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Sotomayor calls Texas abortion case a ‘disaster’ in dissent 

Justice Sotomayor criticizes Texas abortion ban in scathing dissent after SCOTUS failed to help providers: ‘This case is a disaster for the rule of law and a grave disservice to women’

  • The Supreme Court rejected a request by abortion providers to have the case sent to a district judge who had previously moved to block the Texas law
  • Sotomayor, joined by Justice Stephen Breyer and Justice Elena Kagan, voiced her thoughts in a scathing dissent that tore into state officials and fellow justices
  • ‘Today, for the fourth time, this Court declines to protect pregnant Texans from egregious violations of their constitutional rights,’ Sotomayor wrote
  • Sotomayor described called the ban as ‘a convoluted law that instills terror in those who assist women exercising their rights between 6 and 24 weeks,’ 
  • ‘This case is a disaster for the rule of law and a grave disservice to women in Texas, who have a right to control their own bodies,’ Sotomayor added


Justice Sonia Sotomayor issued a scathing dissent in the the Supreme Court case involving the Texas abortion ban, calling it a ‘disaster’ and a ‘grave disservice to women.’

Sotomayor ripped into the Texas abortion law on Thursday after the court rejected a request by abortion providers to have the case sent to a district judge who had previously moved to block the Texas law in a 6-3 decision. 

Instead, the case will remain with the conservative 5th Circuit Court of Appeals, the AFP reported. 

While the majority did not provide any comment on their decision, Justice Sotomayor, joined by Justices Stephen Breyer and Elena Kagan, voiced her thoughts in a blistering dissent that tore into state officials and fellow justices. 

‘Today, for the fourth time, this Court declines to protect pregnant Texans from egregious violations of their constitutional rights,’ Sotomayor wrote. 

Sotomayor described the ban – the most restrictive abortion law passed in the United States since the procedure was guaranteed as a constitutional right nearly five decades ago – as ‘a convoluted law that instills terror in those who assist women exercising their rights between 6 and 24 weeks.’

‘State officials knew that the fear and confusion caused by this legal-procedural labyrinth would restrict citizens from accessing constitutionally protected medical care,’ she wrote.   

‘This case is a disaster for the rule of law and a grave disservice to women in Texas, who have a right to control their own bodies. ‘I will not stand by silently as a State continues to nullify this constitutional guarantee,’ Sotomayor concluded.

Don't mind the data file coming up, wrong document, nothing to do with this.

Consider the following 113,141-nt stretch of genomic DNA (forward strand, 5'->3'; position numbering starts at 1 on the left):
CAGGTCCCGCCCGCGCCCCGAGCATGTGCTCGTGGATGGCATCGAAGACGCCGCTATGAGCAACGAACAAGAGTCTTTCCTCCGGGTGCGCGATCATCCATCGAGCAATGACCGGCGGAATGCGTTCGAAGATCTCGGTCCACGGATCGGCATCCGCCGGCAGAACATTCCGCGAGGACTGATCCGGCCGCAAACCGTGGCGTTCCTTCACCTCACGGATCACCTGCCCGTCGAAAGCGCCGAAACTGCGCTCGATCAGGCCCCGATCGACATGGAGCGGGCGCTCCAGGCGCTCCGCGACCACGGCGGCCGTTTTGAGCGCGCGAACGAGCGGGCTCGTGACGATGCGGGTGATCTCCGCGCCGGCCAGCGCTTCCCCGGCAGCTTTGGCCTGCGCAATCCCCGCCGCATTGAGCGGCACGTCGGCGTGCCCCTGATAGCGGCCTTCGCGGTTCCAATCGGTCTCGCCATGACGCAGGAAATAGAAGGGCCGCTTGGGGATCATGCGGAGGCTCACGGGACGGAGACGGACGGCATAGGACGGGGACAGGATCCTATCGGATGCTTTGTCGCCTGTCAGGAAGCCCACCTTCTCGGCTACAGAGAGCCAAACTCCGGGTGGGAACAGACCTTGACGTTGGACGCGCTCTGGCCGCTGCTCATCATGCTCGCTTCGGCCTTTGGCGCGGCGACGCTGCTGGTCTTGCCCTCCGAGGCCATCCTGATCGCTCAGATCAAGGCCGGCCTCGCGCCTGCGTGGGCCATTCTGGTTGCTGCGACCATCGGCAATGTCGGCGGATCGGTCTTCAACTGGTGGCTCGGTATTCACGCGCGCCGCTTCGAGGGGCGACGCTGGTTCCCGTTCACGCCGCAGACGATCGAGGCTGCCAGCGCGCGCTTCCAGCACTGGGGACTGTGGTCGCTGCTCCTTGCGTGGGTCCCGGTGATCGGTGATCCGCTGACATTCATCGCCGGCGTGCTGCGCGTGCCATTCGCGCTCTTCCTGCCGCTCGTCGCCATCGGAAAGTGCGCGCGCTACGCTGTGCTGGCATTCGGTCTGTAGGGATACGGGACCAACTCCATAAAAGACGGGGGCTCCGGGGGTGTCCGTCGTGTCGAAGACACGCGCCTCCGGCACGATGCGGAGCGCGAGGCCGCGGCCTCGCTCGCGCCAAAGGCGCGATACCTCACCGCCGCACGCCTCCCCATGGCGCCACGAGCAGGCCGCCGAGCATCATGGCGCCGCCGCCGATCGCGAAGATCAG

The Texas law, which went into effect on September 1, bans abortions after six weeks, when a heartbeat in the womb can be detected but before many women even know they are pregnant. 

Justice Sonia Sotomayor, (pictured) joined by Justice Stephen Breyer and Justice Elena Kagan, voiced her thoughts in a scathing dissent that tore into state officials and fellow justices

The Texas ban is the he most restrictive abortion law passed in the United States since the procedure was guaranteed as a constitutional right nearly five decades ago

The Texas ban is the he most restrictive abortion law passed in the United States since the procedure was guaranteed as a constitutional right nearly five decades ago

The Supreme Court (nine justices pictured)  rejected a request by abortion providers to have the case sent to a district judge who had previously moved to block the Texas law

The Supreme Court (nine justices pictured)  rejected a request by abortion providers to have the case sent to a district judge who had previously moved to block the Texas law 

Laws severely restricting abortion have been passed in multiple Republican-led states, but have been struck down by the courts for violating Roe v. Wade, which guaranteed a woman’s right to an abortion until the fetus is viable outside the womb, typically around 22 to 24 weeks.

But the Texas ban differs from other efforts by giving members of the public the ability to sue doctors who perform abortions as well as  anyone who helps facilitate them once a heartbeat in the womb is detected.

They can be rewarded with $10,000 for initiating civil suits that land in court, prompting criticism that the state is encouraging people to take the law into their own hands.

As a result, many clinics in Texas fearing lawsuits have decided to close their doors. 

The Texas law, which went into force on September 1, bans abortion after six weeks, when a heartbeat in the womb can be detected but before many women even know they are pregnant

The Texas law, which went into force on September 1, bans abortion after six weeks, when a heartbeat in the womb can be detected but before many women even know they are pregnant

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